One of ProxySQL most interesting features is query rewrite.

Query Rewrite with ProxySQL

This functionality is one of the main reasons to write a proxy that sits between the application and the database server: to rewrite queries on the fly, without the need to have a developer involved in rewriting said query ASAP (if ever possible!).

In this short post I will describe a use case scenario on how to use ProxySQL to troubleshoot performance and quickly rewrite queries if needed. The setup in this specific blog post is the Nylas platform. Nylas is a sharded environment, which has over 80 ProxySQL instances running.

The Issue

We noticed that an odd workload originated from Nylas’ open source sync engine. See the below graph on InnoDB rows read:

Initial read of InnoDB graph

Analysis

Therefore, we asked ProxySQL to get the list of the most time consuming queries:

Then we also asked for the query with the highest average execution time:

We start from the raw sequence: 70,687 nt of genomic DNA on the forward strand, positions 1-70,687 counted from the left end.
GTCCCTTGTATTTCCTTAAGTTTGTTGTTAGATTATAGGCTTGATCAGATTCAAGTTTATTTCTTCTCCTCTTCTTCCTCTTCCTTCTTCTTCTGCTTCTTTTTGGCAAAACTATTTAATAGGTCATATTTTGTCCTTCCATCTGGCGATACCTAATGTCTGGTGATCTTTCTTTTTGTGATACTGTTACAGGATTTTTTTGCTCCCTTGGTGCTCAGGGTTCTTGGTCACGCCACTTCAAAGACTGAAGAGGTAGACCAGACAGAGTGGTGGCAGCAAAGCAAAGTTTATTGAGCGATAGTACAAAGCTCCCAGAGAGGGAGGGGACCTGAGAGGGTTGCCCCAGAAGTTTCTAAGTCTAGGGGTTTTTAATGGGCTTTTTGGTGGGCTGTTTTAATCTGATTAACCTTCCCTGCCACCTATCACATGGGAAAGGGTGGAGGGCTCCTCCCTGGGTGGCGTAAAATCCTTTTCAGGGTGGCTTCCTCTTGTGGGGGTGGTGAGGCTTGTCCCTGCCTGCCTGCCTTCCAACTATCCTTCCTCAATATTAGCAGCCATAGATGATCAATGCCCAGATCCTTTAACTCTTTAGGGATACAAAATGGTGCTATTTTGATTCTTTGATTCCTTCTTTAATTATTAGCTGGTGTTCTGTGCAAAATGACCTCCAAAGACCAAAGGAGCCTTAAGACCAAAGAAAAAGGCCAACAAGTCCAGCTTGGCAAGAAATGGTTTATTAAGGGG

We could have gotten the same information from information_schema.events_statements_summary_by_digest. However, we already knew that the load was coming from a specific node so we queried stats.stats_mysql_query_digest inside ProxySQL itself.

From the output above, it was obvious that the problem was a specific query type running at that time.

Without copying the whole query again, it could be simplified as:

col2 and col3 are not indexed, because they do not provide enough cardinality. However, idx_col1 does, so it is indexed. Because of the WHERE and the ORDER BY clauses, mysqld performs a range scan on the primary key. The optimizer could optimize this query if it were smart enough. But it isn’t.

Therefore, the query can be rewritten as:

The Solution: Query Rewrite

How do you solve this with ProxySQL? Extremely easy!

The snippet below shows how to create a rule to rewrite the query, load the new rule into runtime, and persist the new rule on disk:

From the following graph of InnoDB rows read, the effect of the new query rewrite is immediately clear:

Effect of rewrite in a InnoDB rows read graph

Conclusion

Query rewrite is a feature that, depending from the queries running against the database server, quickly allows to isolate and correct problematic queries and improve performance.